Welcome to week 26, the halfway point, of Terrabluteam’s Sustainable Year!
Did you know that there are only two forms of energy that aren’t derived from the sun? Other than nuclear and geothermal power every other energy source we use (wind, solar, fossil fuels, etc.) was derived using either past or current solar energy. If the sun can do all that, it can certainly help dry your clothes!
The WHY and WHAT:
For most of us in the US, line drying clothes carries a strong undesired stigma of poverty. Many cities restrict or even ban line drying. Dryers, however, constitute the 2nd biggest energy hog in our homes.
Up until World War II, clotheslines were abundant here and globally until this modernized appliance, “the tumble dryer” was created. The “right to dry” movement heralded by Project Laundry List since 1997 has been trying to change negative attitudes towards clothesline drying. They have even created a National Hanging Out day (April 19th).
This week, ditch the conventional commercial clothes dryer and make the switch to Mother Nature’s pollution-free AND no-cost drying option. Get unplugged and hang up a clothesline outside or set-up a drying station indoors.
This will reduce the carbon footprint calculation you took at the beginning of this year by 684 lbs. with the added bonus of annual costs savings of $185-$481 per person. Not to mention the fact that viruses are killed by the sunlight, we get some exercise in the open air and our clothes last longer.
Five ways to dry with wind and solar energy:
For open-air drying, the heat source is the sun. Drying, on a day without breeze, is due to the sun heating the water molecules directly, providing the energy for escaping the clothes fabric. But on windy days drying times can be much faster, because air currents greatly increase evaporation of the water molecules. The summer in New England, my clothes dry in an hour!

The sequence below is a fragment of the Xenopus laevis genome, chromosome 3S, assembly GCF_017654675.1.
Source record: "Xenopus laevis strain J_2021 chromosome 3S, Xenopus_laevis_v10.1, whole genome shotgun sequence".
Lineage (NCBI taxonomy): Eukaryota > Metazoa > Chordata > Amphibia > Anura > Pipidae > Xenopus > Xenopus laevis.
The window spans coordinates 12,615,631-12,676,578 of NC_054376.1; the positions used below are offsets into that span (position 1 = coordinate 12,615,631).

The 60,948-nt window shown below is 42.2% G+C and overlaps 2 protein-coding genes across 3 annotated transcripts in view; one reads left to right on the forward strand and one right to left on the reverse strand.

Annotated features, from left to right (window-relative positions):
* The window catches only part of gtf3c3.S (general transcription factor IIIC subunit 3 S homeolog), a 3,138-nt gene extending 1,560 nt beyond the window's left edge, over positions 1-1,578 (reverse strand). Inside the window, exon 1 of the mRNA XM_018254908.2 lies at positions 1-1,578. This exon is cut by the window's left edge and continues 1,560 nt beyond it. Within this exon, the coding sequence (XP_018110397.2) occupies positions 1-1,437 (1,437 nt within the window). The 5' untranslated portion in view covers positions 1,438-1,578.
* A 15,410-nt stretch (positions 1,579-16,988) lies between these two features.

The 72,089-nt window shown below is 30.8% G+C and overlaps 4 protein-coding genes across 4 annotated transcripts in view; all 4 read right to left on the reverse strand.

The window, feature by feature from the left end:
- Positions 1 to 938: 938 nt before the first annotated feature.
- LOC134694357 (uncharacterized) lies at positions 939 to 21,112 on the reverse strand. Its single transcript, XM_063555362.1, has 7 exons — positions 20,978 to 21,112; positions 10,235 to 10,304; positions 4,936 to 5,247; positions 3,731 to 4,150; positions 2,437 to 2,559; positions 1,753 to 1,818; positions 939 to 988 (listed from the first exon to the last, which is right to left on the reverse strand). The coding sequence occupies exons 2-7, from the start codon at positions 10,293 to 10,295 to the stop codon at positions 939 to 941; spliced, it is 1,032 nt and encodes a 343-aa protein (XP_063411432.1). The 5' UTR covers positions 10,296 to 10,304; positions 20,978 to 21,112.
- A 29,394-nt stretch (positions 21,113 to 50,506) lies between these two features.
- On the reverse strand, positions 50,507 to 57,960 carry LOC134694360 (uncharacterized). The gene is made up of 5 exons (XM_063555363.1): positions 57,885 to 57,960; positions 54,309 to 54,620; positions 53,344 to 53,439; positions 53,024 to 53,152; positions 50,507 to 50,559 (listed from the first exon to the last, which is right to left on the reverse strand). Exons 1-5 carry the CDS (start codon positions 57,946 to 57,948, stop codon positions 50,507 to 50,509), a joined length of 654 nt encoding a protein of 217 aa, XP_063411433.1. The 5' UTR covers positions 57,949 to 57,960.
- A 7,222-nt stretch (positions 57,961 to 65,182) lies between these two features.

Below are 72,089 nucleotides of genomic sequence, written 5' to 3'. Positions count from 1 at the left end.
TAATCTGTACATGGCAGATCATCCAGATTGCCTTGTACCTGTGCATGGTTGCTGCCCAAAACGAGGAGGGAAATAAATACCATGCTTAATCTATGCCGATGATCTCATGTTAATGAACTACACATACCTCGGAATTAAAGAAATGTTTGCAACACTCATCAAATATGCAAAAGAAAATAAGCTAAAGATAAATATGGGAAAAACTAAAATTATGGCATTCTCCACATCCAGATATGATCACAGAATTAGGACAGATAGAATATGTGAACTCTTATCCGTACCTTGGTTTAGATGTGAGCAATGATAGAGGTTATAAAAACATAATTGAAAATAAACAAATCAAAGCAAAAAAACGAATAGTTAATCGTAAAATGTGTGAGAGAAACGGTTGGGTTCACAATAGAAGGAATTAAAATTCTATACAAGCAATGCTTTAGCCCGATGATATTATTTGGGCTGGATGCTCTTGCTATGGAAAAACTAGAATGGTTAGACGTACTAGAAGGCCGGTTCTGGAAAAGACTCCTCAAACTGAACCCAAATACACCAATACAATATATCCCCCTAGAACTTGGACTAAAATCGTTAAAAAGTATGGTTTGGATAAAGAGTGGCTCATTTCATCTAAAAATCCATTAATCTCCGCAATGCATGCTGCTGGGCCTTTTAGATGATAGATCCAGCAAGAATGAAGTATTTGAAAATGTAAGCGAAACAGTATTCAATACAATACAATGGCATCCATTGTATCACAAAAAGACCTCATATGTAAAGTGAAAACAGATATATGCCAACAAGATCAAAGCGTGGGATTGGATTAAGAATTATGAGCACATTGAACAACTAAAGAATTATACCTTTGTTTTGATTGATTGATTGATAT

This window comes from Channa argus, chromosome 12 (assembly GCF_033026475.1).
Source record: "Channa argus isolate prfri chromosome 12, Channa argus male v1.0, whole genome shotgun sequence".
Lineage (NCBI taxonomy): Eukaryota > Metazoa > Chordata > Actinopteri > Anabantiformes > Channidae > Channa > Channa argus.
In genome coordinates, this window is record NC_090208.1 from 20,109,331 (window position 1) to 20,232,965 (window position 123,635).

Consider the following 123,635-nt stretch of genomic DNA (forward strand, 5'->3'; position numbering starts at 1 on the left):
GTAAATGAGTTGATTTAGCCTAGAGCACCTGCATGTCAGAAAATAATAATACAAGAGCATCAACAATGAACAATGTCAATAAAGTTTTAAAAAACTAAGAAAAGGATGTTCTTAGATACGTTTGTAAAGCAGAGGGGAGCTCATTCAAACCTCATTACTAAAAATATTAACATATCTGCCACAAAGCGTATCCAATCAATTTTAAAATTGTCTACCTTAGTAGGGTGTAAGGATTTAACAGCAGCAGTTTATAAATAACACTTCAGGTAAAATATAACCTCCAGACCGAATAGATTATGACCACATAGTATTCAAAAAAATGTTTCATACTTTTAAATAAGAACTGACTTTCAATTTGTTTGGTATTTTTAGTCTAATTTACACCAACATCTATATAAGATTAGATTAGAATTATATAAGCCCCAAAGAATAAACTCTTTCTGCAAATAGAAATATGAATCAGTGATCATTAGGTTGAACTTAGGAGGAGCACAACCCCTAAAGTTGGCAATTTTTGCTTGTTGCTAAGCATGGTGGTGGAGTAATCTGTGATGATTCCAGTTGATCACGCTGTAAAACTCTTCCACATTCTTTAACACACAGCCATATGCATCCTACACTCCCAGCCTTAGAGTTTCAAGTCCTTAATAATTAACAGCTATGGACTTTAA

1. Indoor Clotheslines – These are inexpensive and easy to install. Retractable models (with 1-5 lines) can hide behind a shower curtain or in the basement. Or try portable umbrella styles or other foldable varieties.
2. Australian clotheslines – These are a variety of weblike devices.
3. Hi tech Clotheslines – many varieties:
4. DIY or Decorative clotheslines – Design your own clothesline by recycling/repurposing materials, check out the Levi Jean “Care to Air” design winners.
5. Radiator drying-clothes can be easily spread out, so their surface area is greatly increased. Also, any air currents (someone walking passed, doors opening/closing) will help with evaporation. There may be a little increased humidity, but a window can be left very slightly open if a problem.
The Deep Dive:
Drying for Freedom Film, short trailer and details here